When you learn to program, everything happens on the same computer, but when you start working for a (structured) organization, you realize the risks of changing and testing code directly where your users or customers are working. Thus you will have separated environments for developing, integrating or releasing your system. In this article, Richard Ellison provides some best practices for software testers on how to manage software testing environments.
One of the problems we face in automated system testing is how to setup and manage the life cycle of the included applications. Traditional virtualisation technologies can provide solutions to these problems, but at the price of heavy resources requirements and unacceptably long startup times. Docker on the other hand, with lower resource requirements and shorter application startup times, has seen a lot of interest lately for looking like a better fit for automated system testing.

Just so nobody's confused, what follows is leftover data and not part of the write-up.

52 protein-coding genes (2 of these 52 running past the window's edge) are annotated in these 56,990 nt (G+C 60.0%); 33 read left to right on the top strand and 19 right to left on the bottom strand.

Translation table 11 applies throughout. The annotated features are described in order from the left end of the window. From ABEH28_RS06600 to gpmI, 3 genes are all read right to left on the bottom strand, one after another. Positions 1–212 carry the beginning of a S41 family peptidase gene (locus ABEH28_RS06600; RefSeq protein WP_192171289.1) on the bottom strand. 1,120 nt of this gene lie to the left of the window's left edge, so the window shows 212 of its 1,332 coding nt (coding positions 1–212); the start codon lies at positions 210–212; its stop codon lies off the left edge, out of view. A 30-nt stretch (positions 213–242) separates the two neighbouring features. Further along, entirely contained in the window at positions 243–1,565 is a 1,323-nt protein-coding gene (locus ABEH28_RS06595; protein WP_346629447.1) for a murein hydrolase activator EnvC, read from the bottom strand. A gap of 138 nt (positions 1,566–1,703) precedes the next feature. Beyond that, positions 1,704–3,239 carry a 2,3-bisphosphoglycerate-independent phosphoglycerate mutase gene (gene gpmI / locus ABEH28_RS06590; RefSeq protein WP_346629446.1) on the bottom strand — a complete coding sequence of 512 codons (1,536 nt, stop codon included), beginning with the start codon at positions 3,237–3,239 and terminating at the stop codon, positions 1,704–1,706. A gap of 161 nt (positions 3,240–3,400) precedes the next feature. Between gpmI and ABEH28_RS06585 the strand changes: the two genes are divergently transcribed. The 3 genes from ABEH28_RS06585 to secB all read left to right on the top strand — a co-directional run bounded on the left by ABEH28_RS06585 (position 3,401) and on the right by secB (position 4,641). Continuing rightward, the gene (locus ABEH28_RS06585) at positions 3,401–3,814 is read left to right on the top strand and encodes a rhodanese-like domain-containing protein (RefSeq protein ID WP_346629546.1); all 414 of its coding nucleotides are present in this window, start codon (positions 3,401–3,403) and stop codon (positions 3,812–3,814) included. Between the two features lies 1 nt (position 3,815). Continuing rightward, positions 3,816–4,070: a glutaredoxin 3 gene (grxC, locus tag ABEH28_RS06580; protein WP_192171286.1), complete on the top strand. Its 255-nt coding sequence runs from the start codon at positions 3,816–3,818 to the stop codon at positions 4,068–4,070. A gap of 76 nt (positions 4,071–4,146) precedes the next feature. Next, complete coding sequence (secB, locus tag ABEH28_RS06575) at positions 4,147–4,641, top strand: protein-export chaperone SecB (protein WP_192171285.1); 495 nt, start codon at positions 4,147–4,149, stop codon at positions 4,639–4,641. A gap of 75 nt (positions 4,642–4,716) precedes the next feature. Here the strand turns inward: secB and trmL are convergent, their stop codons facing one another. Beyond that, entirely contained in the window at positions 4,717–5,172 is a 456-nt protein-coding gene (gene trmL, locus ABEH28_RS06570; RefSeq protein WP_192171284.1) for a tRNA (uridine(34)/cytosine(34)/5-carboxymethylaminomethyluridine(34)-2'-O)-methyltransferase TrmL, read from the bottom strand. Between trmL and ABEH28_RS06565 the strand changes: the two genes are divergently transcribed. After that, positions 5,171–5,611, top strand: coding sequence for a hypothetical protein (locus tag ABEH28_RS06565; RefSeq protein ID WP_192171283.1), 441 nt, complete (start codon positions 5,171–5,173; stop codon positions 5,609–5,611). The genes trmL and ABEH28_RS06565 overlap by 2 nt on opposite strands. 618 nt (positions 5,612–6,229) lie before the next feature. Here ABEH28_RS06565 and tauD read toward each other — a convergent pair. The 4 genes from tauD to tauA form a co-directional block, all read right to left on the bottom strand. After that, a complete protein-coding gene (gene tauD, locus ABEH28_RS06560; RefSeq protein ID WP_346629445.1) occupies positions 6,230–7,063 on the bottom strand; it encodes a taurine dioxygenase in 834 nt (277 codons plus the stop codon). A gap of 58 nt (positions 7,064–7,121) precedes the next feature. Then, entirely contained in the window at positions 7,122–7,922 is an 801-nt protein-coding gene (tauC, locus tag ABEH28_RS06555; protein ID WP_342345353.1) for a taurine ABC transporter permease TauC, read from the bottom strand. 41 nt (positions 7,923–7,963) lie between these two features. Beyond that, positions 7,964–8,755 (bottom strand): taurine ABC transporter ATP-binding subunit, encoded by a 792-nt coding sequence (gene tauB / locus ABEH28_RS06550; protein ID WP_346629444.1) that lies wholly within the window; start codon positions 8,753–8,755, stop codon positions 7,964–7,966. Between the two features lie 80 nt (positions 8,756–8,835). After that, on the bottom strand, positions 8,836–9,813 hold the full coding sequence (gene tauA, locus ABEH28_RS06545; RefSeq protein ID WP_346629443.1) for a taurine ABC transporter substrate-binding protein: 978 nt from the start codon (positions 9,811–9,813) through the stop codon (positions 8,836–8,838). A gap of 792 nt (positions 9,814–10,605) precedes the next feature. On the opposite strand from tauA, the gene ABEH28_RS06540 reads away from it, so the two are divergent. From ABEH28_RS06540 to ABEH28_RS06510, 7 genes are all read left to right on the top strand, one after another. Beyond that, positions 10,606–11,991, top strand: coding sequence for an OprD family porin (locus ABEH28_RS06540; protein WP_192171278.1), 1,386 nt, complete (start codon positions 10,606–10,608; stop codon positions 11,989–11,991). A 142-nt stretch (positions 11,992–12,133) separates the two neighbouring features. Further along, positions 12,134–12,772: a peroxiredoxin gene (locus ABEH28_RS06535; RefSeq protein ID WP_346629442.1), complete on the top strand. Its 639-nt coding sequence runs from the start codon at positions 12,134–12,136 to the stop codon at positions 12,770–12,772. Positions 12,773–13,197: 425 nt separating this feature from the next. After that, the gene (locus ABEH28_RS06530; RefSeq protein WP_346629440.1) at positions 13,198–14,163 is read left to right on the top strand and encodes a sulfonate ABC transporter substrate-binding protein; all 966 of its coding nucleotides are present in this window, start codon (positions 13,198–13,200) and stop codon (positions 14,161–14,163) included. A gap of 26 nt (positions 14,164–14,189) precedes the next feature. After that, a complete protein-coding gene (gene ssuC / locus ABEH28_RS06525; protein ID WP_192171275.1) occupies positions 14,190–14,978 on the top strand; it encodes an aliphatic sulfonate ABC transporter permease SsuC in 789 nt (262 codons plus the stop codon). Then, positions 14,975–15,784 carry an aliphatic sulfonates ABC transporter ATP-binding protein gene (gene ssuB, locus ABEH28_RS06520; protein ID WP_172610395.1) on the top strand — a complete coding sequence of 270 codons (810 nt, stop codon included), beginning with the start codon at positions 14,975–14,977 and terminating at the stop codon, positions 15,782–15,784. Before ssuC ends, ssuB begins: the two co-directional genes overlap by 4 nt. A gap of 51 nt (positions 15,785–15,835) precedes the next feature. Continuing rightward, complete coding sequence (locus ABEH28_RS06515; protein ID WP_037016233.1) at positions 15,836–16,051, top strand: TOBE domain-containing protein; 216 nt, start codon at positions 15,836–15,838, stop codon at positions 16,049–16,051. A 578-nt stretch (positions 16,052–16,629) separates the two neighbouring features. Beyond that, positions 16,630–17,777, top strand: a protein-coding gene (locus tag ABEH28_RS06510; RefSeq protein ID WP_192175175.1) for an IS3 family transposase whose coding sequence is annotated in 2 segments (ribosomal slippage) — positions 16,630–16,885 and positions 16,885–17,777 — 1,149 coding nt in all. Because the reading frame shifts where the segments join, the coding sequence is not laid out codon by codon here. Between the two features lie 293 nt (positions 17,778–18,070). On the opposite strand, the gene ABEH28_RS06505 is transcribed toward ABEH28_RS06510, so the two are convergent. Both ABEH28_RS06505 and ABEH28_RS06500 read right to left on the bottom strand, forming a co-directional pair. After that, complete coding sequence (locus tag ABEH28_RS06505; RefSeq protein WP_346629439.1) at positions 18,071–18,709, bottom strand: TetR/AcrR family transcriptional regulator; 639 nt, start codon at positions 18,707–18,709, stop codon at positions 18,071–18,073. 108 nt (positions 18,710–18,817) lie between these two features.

Although it could appear like a counterintuitive concept, the idea of performing software testing in production has gained more and more visibility in a software development world that aims for rapid delivery of new features and where it could be more and more difficult to reproduce the full complexity of applications in a separate environment. In this article, Marc van ’t Veer discusses the concept of testing in production and why it should be performed.
Arquillian is a open source platform sponsored by JBoss that simplifies the testing of Java middleware. It brings your test to the runtime, freeing you from the concern of managing the runtime from your test and letting you focused on writing your integration test logic. This blog post by Nikolas Frankel explains how to to test Java EE components on JBoss 5.1 EAP with Arquilian and TestNG. His conclusion is that Arquillian seems to be a nice in-container testing framework but seems to have to be polished around some corners. The usage of TestNG may be the culprit here.
This blog post explains how to separate integration and unit tests with Maven, Sonar, Failsafe and JaCoCo. This is achieved by executing unit tests via Surefire and integration tests via Failsafe. Then you show as much information about them as possible in Sonar. The post provides detailed command lines and Maven configuration files to achieve this goal.
This presentation addresses the missing link in Enterprise Java development: simple, easy integration testing. You will learn how the simplified component model of Java EE can be applied to testable development.